How mariner should know before installing LED Lighting on his vessel.
What should I buy? So why should We buy? My friend acquired LEDs for his vessel and they all perished in the first month, draught beer all like that? Those are generally legitimate questions that our customers have asked. This article should clear the air on the subject. LED Driver
The dilemma takes root in the fact that every low volt quality LED lights are not made equal. We have a wide range of sources for LED lights on the market, almost no honest technical information exists on them and the price range is extremely wide. The large quantity of products and the lack of precise information has incited us to write this article. This kind of document is based on information that comes straight from the engineers and manufacturer of our product line and is also complemented by our own experience of LED Lighting in the Marine Environment.
This article will make an work to spare you the physics behind the product while giving you enough facts to carefully choose what product you should install on your ship. I’m sorry to all the engineers that will not find this document complete and precise, nevertheless the aim is merely to provide our fellow sailors with the basic knowledge necessary to make a smart decision when purchasing LEDs for their boat.
In the beginning, it would appear to all of us that LEDs were made with your own boat in head. They have a great life span, don’t brain vibrations, produce much less heat than their amoureux or halogen counterparts and use a lot less energy – about a tenth of the power draw of a halogen – for a similar end result. So, where is the situation you ask? Why no longer they work with my vessel?
Historically, it was simple. The color output was BAD! Nobody liked the dull, low-output blue color of the early LED’s. Well, that has altered and LEDs now have a similar light end result and color to that of low-wattage halogens we find on our ships.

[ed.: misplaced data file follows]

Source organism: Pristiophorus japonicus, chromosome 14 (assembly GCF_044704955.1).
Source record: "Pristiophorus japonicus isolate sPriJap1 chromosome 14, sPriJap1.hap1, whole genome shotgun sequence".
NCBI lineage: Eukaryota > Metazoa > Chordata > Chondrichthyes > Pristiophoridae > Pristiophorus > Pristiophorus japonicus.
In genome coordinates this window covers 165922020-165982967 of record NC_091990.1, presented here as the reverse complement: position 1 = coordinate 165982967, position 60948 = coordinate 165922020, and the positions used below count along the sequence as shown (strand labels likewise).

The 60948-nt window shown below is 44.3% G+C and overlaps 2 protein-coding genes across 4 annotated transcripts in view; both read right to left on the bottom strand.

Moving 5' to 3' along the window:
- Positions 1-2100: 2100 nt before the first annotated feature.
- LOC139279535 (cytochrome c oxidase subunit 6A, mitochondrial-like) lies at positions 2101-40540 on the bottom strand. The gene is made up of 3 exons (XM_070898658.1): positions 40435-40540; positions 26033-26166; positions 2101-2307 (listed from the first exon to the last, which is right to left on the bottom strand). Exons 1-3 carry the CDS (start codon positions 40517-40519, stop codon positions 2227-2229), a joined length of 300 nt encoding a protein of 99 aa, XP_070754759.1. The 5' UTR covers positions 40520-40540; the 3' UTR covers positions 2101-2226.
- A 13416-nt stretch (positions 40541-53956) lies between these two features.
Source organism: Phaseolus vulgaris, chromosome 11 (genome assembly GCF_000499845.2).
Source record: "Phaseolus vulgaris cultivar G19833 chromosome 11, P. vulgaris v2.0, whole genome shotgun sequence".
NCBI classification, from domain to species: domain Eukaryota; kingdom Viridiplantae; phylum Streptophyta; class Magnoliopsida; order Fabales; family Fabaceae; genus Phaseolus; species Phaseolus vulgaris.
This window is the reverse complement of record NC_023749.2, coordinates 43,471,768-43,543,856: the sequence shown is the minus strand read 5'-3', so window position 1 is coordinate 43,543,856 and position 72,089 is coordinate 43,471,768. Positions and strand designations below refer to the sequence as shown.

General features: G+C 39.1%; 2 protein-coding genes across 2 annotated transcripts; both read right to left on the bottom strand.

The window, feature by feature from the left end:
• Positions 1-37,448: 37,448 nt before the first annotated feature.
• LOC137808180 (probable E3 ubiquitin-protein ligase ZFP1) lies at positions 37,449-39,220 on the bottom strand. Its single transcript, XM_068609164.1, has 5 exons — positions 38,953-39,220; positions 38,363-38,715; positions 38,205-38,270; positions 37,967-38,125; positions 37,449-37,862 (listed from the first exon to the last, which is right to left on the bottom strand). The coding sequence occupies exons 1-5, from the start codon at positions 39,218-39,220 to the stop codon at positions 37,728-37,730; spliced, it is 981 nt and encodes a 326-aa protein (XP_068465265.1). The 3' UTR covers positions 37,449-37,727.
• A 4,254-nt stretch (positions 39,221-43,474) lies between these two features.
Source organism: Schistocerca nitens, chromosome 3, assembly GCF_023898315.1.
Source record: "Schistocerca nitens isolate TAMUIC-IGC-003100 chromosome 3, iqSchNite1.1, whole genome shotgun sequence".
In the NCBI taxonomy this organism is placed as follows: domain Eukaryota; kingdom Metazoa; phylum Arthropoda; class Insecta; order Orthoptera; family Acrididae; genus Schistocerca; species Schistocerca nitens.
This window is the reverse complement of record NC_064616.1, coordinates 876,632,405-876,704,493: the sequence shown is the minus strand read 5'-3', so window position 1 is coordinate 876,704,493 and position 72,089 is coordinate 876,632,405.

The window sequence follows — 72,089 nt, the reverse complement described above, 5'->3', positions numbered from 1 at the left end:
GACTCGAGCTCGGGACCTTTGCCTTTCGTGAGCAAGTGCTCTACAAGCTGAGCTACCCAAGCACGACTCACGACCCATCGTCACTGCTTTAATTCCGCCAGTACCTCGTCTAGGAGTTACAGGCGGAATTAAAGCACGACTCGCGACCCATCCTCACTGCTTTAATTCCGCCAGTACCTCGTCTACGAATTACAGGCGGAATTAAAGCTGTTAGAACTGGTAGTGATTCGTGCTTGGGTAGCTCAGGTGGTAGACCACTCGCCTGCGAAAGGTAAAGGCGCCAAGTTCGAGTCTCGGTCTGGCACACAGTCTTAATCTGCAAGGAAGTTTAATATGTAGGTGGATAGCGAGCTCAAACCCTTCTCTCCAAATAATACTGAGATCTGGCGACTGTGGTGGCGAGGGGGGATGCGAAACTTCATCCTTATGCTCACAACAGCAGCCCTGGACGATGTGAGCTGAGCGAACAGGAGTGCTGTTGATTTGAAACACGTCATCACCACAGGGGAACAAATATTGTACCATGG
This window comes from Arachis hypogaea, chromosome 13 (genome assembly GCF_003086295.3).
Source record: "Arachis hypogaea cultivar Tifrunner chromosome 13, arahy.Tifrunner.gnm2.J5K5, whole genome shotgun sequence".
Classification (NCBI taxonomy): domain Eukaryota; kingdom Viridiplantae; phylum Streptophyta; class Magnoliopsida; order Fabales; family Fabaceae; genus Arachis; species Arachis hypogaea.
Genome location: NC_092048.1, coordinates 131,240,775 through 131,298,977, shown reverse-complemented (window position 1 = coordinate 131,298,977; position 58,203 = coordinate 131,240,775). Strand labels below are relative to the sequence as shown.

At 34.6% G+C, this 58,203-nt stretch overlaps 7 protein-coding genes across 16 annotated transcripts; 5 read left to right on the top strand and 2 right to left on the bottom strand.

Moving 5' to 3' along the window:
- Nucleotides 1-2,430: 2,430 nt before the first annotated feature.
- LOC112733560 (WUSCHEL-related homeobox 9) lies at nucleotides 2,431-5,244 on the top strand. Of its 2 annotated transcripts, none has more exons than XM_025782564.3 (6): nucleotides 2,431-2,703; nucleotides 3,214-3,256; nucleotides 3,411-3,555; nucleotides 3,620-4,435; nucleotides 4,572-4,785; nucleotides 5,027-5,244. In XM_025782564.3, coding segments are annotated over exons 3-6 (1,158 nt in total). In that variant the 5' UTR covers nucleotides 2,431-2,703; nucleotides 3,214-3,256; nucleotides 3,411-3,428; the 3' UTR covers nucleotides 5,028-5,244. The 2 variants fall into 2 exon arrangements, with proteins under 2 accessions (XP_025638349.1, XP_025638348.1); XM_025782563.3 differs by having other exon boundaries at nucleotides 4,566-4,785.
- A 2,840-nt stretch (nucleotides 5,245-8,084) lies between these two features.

The problem nowadays is different. The marine environment with its various power options is very hostile towards electronic components, especially LED lights. Voltage variations we witness on our vessels are the greatest opponent of LEDs. Being INCREDIBLY SENSITIVE TO VOLTAGE VARIANTS, MOST LEDs found on the market are generally not IDEAL for use on our boats.
I have stated to never get into the physics of powering LEDs, but i want to try a few simple principles that apply to LEDs. Here are some doesn’t require advanced consumer electronics knowledge, I will call this segment BOAT LED PRE LIT 101.
All LED’s are semiconductor diodes. They create their light at the junction of their positive and negative sides. Once power is applied to an LED, the bad particals jump from one part to the other liberating light in the form of photons along the way. Several types of semiconductors produce different wavelengths and therefore produce different light colors. The warm white signals that we prefer in yachts is created by Indium Gallium Nitride (InGaN). Put other materials, like phosphors and you get a pleasing incandescent light color.
Now, what are the results when we apply voltage to the semiconductor is what we really need to look at. Apply the right volts – in our software 12V – and the necessary current will travel through the semiconductor and we get a lovely, high efficiency, bright light that will glow for thousands of hours. However we need the right voltage, exactly 12V.
You and I understand for a fact that boats do not offer lab quality power! Start off the engine, the electrical generator set or hook up to shore power and your environment has suddenly become hostile to your LEDs.